Chun Hsien Deng

“Michael Deng’s death was a loss not only to the family, but also to the fraternity and the community at large,” the fraternity said. Its members “feel shame and dishonor that fraternity brothers could be so callous and inhumane.”

The case has been noted as an example of prosecutors increasingly taking a more aggressive stance in pursuing criminal charges after college students are killed while being hazed.

But in Mr. Deng’s case, prosecutors took the unusual measure of charging the fraternity, which has had mixed results in previous cases. Hank Nuwer, a professor at Franklin College who tracks hazing cases, described the decision to prosecute and the outcome as noteworthy. Universities and student organizations have instituted educational programs and tightened rules to combat hazing. Yet, as students continue to die, Mr. Deng’s case could have broader implications.

“I think it’s a strategy that may work,” Professor Nuwer said, calling the amount of the fine and limitations implemented by the judge “not common at all.”

Five men and the fraternity were charged with third-degree murder, among other charges. Four of the men, who are expected to be sentenced later on Monday, pleaded guilty in May to reduced charges of voluntary manslaughter and hindering apprehension after reaching an agreement with prosecutors. The fraternity was acquitted of the murder charge in November.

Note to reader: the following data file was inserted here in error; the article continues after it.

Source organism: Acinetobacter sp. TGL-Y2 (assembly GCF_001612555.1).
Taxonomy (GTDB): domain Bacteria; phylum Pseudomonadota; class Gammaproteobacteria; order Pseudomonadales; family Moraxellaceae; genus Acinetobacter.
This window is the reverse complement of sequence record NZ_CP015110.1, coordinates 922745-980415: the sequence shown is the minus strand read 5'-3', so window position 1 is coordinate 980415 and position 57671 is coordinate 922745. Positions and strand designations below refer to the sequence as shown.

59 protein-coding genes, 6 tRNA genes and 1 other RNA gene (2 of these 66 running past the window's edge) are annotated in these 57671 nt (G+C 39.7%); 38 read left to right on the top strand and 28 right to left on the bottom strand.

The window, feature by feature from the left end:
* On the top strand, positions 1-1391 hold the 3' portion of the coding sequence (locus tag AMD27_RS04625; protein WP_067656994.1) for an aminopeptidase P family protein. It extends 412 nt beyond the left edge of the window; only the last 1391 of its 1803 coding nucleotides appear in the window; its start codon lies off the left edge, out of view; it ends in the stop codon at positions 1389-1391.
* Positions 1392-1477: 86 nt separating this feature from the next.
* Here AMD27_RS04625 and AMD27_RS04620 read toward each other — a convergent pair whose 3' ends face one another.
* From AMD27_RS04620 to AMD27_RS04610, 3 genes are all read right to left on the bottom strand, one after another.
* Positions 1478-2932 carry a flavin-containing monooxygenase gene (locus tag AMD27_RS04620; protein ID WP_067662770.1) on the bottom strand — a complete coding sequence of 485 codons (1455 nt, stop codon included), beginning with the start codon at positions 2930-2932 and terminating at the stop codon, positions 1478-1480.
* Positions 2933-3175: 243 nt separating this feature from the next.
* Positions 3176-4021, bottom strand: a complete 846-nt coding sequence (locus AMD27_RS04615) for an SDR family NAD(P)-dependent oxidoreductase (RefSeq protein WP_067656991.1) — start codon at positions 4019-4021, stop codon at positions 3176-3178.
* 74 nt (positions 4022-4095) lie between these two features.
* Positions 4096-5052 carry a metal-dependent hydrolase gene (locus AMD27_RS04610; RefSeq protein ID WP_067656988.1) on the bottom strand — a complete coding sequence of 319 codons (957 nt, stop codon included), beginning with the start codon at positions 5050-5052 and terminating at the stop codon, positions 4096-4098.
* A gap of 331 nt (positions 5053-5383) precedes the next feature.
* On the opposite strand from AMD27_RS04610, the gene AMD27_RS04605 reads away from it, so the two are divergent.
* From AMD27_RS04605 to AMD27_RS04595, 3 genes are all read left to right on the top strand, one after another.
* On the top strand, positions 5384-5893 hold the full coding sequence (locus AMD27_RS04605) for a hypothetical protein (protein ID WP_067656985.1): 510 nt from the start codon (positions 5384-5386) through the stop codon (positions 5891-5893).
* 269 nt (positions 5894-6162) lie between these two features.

Mr. Deng, an 18-year-old from Queens, collapsed while taking part in a ritual known as the “glass ceiling,” a gauntlet meant to represent the plight of Asian-Americans. He was the most defiant of the pledges, riling other fraternity members by kicking one of the men lined up to tackle him and not saying things he was supposed to, according to a grand jury report released in 2015. The others reacted forcefully, knocking him to the ground and one of them ran toward him from 15 feet away with his head lowered, the report said.